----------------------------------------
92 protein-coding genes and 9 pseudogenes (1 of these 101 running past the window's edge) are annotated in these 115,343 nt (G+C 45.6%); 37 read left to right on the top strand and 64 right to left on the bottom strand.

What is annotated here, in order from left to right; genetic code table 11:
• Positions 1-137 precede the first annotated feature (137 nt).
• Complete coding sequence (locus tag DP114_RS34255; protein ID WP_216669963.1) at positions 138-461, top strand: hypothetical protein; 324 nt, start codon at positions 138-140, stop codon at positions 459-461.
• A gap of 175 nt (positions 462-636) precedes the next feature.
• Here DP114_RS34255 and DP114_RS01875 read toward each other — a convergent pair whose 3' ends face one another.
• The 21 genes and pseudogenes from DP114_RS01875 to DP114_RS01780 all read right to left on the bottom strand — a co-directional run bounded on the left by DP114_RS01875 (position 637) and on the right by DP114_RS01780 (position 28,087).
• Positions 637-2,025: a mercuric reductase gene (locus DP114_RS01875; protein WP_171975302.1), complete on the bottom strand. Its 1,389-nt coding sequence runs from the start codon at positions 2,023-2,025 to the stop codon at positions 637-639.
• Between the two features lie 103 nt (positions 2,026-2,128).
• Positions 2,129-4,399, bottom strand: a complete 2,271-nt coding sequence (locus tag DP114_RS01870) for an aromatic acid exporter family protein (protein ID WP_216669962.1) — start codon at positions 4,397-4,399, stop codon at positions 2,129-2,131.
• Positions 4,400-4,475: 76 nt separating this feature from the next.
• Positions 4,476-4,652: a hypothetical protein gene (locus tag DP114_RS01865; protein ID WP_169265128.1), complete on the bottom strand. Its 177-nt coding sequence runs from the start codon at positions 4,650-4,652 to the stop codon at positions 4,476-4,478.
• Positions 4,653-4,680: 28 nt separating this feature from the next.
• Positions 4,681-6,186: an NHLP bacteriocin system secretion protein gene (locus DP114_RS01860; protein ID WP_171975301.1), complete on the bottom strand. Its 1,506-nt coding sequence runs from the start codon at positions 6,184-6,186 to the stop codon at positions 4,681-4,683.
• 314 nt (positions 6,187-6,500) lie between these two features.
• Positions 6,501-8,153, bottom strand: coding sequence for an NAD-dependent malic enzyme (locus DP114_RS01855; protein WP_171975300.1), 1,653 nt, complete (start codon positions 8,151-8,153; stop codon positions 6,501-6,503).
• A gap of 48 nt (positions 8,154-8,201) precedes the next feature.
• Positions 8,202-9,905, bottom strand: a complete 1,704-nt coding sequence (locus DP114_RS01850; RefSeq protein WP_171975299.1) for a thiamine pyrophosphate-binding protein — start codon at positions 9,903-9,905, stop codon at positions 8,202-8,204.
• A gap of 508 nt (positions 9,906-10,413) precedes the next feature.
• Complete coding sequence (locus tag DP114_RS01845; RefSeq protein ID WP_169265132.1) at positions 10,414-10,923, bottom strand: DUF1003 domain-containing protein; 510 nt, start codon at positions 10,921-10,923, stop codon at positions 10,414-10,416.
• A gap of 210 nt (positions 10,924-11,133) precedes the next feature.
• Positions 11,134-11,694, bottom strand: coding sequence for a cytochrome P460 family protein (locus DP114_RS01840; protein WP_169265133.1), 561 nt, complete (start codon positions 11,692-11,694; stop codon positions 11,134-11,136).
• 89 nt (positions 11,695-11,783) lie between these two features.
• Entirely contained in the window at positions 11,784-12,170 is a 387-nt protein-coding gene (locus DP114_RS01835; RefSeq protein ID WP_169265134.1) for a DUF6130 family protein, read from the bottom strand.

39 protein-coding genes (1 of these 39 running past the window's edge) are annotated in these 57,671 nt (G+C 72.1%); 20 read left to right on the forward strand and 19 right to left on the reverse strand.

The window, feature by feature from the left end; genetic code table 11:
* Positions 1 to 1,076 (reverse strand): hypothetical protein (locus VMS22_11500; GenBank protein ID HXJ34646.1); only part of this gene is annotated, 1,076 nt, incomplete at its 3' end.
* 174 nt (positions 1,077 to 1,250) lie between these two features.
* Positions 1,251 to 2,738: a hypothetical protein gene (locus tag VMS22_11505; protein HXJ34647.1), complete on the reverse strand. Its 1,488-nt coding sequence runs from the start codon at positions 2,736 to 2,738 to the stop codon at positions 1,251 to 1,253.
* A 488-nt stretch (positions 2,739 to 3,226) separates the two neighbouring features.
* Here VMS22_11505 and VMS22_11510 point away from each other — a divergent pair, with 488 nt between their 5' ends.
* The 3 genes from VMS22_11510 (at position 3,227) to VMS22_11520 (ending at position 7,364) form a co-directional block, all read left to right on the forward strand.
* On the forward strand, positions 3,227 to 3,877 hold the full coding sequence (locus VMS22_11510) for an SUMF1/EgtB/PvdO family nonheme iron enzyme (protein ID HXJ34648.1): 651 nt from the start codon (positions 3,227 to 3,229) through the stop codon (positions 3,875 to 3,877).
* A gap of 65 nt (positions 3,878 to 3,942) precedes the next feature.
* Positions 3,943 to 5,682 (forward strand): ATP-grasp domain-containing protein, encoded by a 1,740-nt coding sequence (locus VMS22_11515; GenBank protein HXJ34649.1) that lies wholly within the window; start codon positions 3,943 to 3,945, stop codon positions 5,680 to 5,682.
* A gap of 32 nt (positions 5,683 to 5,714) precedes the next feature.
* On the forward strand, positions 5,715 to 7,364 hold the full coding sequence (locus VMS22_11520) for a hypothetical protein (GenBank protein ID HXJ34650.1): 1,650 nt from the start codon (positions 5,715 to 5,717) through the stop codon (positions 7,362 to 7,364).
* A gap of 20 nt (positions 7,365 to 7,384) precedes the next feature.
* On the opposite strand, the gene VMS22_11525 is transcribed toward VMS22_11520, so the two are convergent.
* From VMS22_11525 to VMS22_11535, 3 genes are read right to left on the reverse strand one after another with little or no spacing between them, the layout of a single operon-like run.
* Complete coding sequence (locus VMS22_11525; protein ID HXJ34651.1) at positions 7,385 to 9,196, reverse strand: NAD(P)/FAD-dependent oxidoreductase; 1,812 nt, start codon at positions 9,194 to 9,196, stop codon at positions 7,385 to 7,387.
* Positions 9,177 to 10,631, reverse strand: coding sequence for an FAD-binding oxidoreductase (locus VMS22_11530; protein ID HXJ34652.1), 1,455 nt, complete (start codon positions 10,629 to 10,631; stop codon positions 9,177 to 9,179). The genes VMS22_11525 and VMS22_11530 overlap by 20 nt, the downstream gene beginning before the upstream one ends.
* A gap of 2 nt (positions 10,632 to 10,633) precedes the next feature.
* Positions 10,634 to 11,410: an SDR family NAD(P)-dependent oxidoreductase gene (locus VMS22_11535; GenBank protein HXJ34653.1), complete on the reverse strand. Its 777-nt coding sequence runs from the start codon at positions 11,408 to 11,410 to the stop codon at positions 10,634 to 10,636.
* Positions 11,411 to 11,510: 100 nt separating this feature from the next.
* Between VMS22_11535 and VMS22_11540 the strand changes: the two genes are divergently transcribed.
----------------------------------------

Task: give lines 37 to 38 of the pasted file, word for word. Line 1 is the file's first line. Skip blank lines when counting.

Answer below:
* On the forward strand, positions 5,715 to 7,364 hold the full coding sequence (locus VMS22_11520) for a hypothetical protein (GenBank protein ID HXJ34650.1): 1,650 nt from the start codon (positions 5,715 to 5,717) through the stop codon (positions 7,362 to 7,364).
* A gap of 20 nt (positions 7,365 to 7,384) precedes the next feature.